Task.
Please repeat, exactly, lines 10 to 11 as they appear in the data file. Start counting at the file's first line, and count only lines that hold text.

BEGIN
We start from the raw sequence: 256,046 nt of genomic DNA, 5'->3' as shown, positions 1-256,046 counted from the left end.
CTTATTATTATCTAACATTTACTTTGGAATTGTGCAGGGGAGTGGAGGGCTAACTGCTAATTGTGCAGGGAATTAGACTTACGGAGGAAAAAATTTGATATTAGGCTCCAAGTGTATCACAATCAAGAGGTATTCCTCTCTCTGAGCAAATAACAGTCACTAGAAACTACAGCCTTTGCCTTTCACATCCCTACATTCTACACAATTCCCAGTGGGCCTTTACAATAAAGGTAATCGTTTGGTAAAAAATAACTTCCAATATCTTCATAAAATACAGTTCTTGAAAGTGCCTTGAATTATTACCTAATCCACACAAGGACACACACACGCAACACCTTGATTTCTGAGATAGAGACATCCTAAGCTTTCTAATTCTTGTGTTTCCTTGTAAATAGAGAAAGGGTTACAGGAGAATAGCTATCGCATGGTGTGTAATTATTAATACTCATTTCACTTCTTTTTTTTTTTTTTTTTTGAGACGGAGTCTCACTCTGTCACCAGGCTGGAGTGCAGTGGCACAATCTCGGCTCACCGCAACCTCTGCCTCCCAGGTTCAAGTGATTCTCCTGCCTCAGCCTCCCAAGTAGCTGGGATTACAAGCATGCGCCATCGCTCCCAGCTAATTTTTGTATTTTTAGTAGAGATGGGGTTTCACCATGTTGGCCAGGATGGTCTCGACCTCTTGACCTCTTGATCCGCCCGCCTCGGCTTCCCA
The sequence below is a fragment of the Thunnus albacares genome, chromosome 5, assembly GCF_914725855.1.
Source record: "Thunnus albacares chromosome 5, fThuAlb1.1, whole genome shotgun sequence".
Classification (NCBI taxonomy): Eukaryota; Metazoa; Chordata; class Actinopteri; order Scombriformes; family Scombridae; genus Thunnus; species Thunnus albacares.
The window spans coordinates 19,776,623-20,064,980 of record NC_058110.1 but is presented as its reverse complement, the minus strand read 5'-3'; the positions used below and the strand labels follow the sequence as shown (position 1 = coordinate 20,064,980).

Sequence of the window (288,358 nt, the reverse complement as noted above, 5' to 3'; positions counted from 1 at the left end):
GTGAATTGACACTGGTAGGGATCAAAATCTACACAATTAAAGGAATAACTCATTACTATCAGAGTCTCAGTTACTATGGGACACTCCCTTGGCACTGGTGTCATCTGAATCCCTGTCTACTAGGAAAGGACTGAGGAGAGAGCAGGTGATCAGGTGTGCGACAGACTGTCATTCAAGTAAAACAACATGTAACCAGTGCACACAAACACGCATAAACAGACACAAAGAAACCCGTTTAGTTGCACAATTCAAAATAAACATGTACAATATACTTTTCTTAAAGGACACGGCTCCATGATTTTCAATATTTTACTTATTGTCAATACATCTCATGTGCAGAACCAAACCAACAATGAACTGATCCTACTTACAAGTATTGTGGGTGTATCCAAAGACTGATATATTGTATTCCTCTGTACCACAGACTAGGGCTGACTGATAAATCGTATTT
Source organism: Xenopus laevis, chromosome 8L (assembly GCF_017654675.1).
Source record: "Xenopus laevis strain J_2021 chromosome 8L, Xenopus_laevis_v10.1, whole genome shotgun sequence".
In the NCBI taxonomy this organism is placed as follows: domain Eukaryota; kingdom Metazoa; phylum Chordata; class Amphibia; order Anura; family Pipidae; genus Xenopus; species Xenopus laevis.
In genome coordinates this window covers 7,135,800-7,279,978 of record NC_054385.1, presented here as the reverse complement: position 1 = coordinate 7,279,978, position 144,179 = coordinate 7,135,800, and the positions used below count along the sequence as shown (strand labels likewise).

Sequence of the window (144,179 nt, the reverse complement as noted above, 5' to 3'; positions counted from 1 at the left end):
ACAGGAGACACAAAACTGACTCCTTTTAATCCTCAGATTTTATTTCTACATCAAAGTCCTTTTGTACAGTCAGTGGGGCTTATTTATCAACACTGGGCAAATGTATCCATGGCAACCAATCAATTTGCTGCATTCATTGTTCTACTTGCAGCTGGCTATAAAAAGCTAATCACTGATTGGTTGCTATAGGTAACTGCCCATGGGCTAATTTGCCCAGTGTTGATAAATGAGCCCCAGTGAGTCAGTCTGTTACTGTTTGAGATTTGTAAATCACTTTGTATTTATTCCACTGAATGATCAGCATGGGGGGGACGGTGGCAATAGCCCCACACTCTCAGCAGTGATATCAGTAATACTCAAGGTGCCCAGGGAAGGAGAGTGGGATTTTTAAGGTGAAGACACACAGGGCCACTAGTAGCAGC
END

Source record: "Xenopus laevis strain J_2021 chromosome 8L, Xenopus_laevis_v10.1, whole genome shotgun sequence".
In the NCBI taxonomy this organism is placed as follows: domain Eukaryota; kingdom Metazoa; phylum Chordata; class Amphibia; order Anura; family Pipidae; genus Xenopus; species Xenopus laevis.